During an Oscar telecast, the Academy of Motion Picture Arts and Sciences decided to run an irritatingly long and poorly assembled montage of “socially relevant films.” While some of the films, like On the Waterfront, may have done the world so good, others like The Day After Tomorrow were simply examples of bad science, bad activism and bad cinema.
When the Hollywood back-patting finally came to an overdue conclusion, host Jon Stewart quipped, “And none of these issues was ever a problem again.”
Much of what makes Brad Anderson’s Beirut so refreshing is that it acknowledges that people who live in the title city have exceeded their quota of misery. Anderson and screenwriter Tony Gilroy (The Bourne Identity, Michael Clayton) thankfully don’t waste their time or ours pretending they know how to bring about Middle East peace.
Instead, Beirut is simply a thriller about keeping a single person alive. Actually, it’s two people: a hostage and the man trying to secure his release. Negotiator Mason Skiles (Jon Hamm) is in the middle of a soul-crushing arbitration between an angry union and a stingy employer. Neither side is budging, so it’s no wonder Mason is hoping that downing some booze might make the yelling end more quickly.
“…simply a thriller about keeping a single person alive.”
Before he can engage in additional self-pity, a cagey fellow offers him a flight to Beirut saying that the government needs his skills. He initially says no. In 1982, Beirut is where disputes end in bloodshed instead of arbitration. Mason once lived there as a diplomat and wound up losing his family.
From the title, it’s obvious he’s going anyway.
Once he’s there, Sandy Crowder (Rosamund Pike), a CIA operative tells him that a militia has kidnapped his old friend Cal (Mark Pellegrino). The captive is the person the U.S. embassy normally sends to make these kinds of deals. This means Cal knows enough secrets to make any of the factions want to capture him. In a city where Christians, Muslims and a chorus of outsiders all crave an advantage, just about anyone could have Cal and hope to use his knowledge to crush their rivals.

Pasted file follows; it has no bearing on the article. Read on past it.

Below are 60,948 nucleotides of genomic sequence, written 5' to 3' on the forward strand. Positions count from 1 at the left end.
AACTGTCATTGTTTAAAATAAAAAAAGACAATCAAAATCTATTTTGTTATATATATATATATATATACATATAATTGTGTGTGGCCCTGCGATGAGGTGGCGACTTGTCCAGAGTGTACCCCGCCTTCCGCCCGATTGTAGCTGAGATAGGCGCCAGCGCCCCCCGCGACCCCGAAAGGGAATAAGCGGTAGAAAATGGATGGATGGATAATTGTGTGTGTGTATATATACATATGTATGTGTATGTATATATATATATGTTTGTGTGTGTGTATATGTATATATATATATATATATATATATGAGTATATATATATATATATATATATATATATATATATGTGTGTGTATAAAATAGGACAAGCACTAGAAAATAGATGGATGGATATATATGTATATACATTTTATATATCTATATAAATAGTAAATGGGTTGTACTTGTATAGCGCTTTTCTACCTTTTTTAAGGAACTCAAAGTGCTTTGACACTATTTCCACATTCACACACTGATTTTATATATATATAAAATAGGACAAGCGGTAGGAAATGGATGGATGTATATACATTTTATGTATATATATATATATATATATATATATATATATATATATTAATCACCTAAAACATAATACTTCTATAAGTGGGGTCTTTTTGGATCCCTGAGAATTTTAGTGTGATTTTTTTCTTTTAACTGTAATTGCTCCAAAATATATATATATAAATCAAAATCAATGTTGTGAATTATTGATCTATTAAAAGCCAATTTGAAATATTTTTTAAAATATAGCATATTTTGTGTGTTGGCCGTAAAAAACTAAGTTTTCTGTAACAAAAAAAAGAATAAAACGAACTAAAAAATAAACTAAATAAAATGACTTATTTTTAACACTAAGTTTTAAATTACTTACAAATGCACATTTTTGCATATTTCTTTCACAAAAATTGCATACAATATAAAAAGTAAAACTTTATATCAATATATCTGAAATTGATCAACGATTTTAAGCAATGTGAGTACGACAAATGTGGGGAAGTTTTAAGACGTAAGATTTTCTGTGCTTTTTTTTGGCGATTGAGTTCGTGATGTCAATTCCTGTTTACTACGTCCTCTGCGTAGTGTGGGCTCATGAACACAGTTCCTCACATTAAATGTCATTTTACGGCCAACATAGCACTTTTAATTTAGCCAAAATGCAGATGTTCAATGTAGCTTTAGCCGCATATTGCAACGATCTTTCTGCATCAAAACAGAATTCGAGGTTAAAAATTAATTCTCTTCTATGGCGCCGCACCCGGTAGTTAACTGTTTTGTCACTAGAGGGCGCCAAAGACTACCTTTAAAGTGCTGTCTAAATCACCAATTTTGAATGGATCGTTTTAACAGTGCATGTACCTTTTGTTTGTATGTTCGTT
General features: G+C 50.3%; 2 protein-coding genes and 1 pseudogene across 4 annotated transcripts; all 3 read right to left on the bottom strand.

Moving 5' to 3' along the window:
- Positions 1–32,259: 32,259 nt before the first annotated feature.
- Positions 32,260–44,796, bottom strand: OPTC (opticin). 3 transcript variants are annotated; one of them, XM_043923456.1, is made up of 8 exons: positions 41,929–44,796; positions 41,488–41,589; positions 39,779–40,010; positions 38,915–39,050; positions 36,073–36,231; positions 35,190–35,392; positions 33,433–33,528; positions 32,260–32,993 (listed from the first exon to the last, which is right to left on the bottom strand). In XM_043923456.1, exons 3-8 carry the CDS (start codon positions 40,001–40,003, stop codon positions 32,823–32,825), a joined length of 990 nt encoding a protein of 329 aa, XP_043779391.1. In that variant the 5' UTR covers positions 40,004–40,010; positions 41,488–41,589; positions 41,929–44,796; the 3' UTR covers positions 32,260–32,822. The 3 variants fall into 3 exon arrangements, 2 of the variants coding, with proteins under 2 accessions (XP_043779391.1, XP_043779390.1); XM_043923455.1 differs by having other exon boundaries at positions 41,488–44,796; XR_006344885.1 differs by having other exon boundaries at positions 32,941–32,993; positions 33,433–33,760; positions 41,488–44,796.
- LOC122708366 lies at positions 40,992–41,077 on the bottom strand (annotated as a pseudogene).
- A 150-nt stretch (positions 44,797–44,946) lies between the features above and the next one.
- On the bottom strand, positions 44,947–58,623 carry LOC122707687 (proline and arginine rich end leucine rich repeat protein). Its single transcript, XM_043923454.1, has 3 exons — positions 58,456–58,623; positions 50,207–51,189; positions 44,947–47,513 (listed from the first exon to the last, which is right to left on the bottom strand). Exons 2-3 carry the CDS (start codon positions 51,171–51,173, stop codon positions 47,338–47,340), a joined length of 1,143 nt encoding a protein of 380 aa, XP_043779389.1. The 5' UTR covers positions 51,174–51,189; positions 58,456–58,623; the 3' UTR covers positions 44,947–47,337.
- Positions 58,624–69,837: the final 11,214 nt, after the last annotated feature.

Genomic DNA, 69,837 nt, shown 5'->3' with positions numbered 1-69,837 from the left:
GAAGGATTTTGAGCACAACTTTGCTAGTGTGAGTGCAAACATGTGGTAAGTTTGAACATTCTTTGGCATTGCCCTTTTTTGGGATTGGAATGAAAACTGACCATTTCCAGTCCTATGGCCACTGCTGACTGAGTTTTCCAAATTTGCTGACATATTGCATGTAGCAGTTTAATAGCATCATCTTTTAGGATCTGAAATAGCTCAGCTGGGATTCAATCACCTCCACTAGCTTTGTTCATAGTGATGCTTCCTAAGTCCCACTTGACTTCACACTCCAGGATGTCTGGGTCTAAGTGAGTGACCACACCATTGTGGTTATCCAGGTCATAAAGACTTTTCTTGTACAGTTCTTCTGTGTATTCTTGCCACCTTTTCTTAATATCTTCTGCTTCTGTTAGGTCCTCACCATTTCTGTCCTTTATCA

While Mason is fluent in Arabic, he’s obviously outclassed by the challenge. Curiously, the kidnappers have actually requested his services. He may not be up to the task, but he can’t reject it, either.
Beirut features a long list of factions and carefully avoids selecting anyone as “the good guys.” Officials at the American embassy like Donald Gaines (Dean Norris) and Gary Ruzak (Shea Whigham) are embezzling from the U.S. government and clearly, aren’t helping return the city to its once elegant past.
“Characters who are on the screen for mere minutes leave vivid impressions…”
Gilroy and Anderson introduce dozens of characters and organizations during the film’s tight 109-minute running time and juggle them effortlessly. Characters who are on the screen for mere minutes leave vivid impressions, so Anderson can depict a confusing atmosphere without losing the audience in the process.
Hamm has played talented but tormented characters like Mad Men’s ad wizard Don Draper before, and he has a knack for people of doing great and grotesque things in the same moment. His handsome features and sonorous baritone don’t quite hide his characters’ insecurities.
It’s refreshing to see Pike play someone who isn’t arm-candy or a psychotic. She’s around simply to keep Mason from harming himself before the captors can hurt Cal.
While Anderson expects viewers to pay attention and listen to long stretches of dialog, he and Gilroy also manage to come up with formidable jolts. There is an explosion or two, but in Beirut, violence has consequences, even if there is a lot of it. There’s a haunting sequence where a couple poses for a bridal portrait amid the rubble. Much of the tragedy is that far too many of them have died doing similar things.
As a result, the movie (skillfully using Tangier to substitute for the real Beirut) still delivers its requisite eye candy. It also includes just enough emotional and mental nutrition to make the thrills lasting.
Beirut (2018) Directed by Brad Anderson. Written by Tony Gilroy. Starring Jon Hamm, Rosamund Pike, Mark Pellegrino, Dean Norris, Shea Whigham, and Douglas Hodge.
8 out of 10